By Palestine Chronicle Staff
The Palestinian Center for Human Rights in the Gaza Strip has published the account of six trainee lawyers who were denied permits to participate in an International Forum in South Africa.
“We cannot see fellow lawyers in the West Bank, including Jerusalem, nor in the rest of the world. We are desperately hoping to leave Gaza for the conference; it would be hard to experience another disappointment. But either way, we remain hopeful and will continue fighting for justice by defending the real victims of the closure,” Maram Shatat, a trainee lawyer said.
Human rights workers, such as other Palestinians, are denied the basic human right to travel, or freedom of movement. The last few months have seen a sharp decline in the number of permits given to Palestinians travelling via the Israeli-controlled Eretz crossing.
“It is of utmost importance for us to gather with other advocates of international humanitarian law in the Gaza Strip and to learn how to build legal cases with their collaboration. Of the 3000 lawyers in the Gaza Strip, very few have the ability to build strong cases based on international humanitarian law and to use investigation mechanisms relevant to advocate in front of the International Criminal Court (ICC). I am lucky to be part of this specialized group of lawyers”, trainee lawyer at PCHR, Wade Al-Arabed, explained.
“We are the ones who will take action and advocate for universal jurisdiction. This aspect is missing in our university education, but PCHR is contributing greatly by offering this to us,” trainee lawyer, Mahmoud Ahmad, added.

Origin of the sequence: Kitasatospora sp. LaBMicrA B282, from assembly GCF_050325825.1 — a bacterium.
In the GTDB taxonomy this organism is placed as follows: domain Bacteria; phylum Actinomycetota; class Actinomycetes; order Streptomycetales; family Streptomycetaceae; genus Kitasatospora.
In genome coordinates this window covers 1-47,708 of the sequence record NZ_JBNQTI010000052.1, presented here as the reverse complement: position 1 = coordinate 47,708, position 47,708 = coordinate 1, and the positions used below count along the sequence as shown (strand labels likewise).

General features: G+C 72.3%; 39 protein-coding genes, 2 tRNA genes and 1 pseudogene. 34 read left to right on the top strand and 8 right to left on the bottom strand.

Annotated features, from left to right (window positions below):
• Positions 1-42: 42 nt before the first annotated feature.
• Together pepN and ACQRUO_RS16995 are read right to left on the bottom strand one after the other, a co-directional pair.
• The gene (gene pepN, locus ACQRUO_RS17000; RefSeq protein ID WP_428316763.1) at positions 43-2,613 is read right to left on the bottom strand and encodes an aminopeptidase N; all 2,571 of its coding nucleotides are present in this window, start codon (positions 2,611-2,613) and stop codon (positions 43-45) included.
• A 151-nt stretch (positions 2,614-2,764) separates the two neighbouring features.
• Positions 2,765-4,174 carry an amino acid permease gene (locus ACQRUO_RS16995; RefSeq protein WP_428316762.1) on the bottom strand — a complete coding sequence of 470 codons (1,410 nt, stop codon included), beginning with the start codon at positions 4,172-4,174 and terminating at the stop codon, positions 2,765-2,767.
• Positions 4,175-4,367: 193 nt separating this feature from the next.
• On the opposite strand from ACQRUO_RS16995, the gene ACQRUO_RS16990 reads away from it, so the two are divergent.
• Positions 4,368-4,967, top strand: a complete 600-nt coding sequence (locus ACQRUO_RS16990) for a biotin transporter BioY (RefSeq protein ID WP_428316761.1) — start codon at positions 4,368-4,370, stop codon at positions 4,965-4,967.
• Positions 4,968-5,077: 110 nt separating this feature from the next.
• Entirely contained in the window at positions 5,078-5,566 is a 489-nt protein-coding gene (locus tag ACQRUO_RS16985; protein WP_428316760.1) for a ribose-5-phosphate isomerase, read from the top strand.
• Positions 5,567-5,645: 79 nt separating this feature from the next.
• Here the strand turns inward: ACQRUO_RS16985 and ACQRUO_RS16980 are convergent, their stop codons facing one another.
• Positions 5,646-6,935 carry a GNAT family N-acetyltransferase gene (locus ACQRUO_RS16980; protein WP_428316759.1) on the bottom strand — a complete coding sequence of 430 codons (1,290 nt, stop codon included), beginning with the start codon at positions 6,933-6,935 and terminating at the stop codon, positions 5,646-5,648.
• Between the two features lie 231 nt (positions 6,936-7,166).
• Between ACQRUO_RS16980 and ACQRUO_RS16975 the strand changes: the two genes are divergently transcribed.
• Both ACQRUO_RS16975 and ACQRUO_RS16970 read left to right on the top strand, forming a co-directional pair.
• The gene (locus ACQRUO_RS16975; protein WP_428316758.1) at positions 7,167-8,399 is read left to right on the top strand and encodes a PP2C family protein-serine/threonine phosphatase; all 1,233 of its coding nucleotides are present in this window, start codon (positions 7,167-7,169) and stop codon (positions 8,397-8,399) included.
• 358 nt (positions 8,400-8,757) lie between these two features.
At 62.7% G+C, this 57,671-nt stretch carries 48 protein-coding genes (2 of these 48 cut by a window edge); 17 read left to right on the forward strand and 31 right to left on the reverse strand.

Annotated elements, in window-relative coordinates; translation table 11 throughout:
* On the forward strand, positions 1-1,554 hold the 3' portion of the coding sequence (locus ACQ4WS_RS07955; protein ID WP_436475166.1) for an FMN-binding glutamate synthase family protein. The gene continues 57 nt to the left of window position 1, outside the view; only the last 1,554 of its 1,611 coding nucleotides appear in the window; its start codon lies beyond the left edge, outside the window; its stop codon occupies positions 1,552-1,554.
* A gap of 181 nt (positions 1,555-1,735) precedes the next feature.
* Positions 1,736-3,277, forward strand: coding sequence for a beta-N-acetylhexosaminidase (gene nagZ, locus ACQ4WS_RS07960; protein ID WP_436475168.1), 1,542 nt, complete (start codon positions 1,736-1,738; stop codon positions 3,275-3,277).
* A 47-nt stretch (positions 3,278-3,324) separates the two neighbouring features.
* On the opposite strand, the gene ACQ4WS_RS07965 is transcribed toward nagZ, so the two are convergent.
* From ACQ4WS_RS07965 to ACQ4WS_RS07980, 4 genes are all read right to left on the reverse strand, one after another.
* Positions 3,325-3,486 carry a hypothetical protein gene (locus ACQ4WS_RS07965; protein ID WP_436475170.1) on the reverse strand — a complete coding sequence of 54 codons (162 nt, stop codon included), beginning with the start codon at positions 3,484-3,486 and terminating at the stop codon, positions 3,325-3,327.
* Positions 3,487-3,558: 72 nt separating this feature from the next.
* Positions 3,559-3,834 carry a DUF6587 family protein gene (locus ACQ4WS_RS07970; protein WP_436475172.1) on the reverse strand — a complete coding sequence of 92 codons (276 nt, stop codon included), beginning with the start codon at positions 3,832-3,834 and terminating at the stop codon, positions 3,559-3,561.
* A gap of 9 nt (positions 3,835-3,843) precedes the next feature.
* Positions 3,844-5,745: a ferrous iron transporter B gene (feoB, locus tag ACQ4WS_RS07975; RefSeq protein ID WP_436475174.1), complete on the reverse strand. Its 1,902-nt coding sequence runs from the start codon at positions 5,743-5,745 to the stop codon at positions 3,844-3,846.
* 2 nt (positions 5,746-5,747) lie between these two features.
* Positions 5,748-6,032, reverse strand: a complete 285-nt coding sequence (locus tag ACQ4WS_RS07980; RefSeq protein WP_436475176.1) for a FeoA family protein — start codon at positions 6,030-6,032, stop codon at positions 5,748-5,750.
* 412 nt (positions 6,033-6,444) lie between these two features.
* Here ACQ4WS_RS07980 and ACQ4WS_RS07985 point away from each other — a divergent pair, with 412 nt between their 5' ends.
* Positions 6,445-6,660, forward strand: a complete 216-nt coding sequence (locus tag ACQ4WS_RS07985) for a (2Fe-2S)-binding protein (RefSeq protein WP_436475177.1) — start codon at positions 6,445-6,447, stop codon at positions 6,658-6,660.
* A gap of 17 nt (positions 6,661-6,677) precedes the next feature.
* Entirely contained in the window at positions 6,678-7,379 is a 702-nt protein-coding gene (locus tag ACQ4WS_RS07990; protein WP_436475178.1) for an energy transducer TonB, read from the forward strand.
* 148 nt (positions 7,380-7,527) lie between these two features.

— PCHR (@pchrgaza) April 10, 2017
“Attending the conference is not only important from an educational perspective, but for us it is means breaking the Israeli siege on Gaza,” trainee lawyer, Adel Mhana stressed.
PCHR, together with other Palestinian human rights organizations, has thus far delivered four legal submissions to the International Criminal Court on behalf of the Gaza victims to proceed with the prosecution of Israeli war criminals for all crimes committed. The first two submissions dealt with the Israeli offensive of 2014 and the Black Friday Massacre in Rafah respectively, while the latest submission of November 2016 addresses the ongoing illegal closure imposed on the Gaza Strip.
“We want the outside world to grasp what we have experienced both as lawyers and human beings through three wars. Not only were our cases impacted by the lack of freedom of movement, but every single one of us is denied this basic right. We are lawyers dealing with international courts, especially the ICC, but we are denied the right to move, get expertise from abroad and to actually see the ICC,” the trainee lawyers stressed.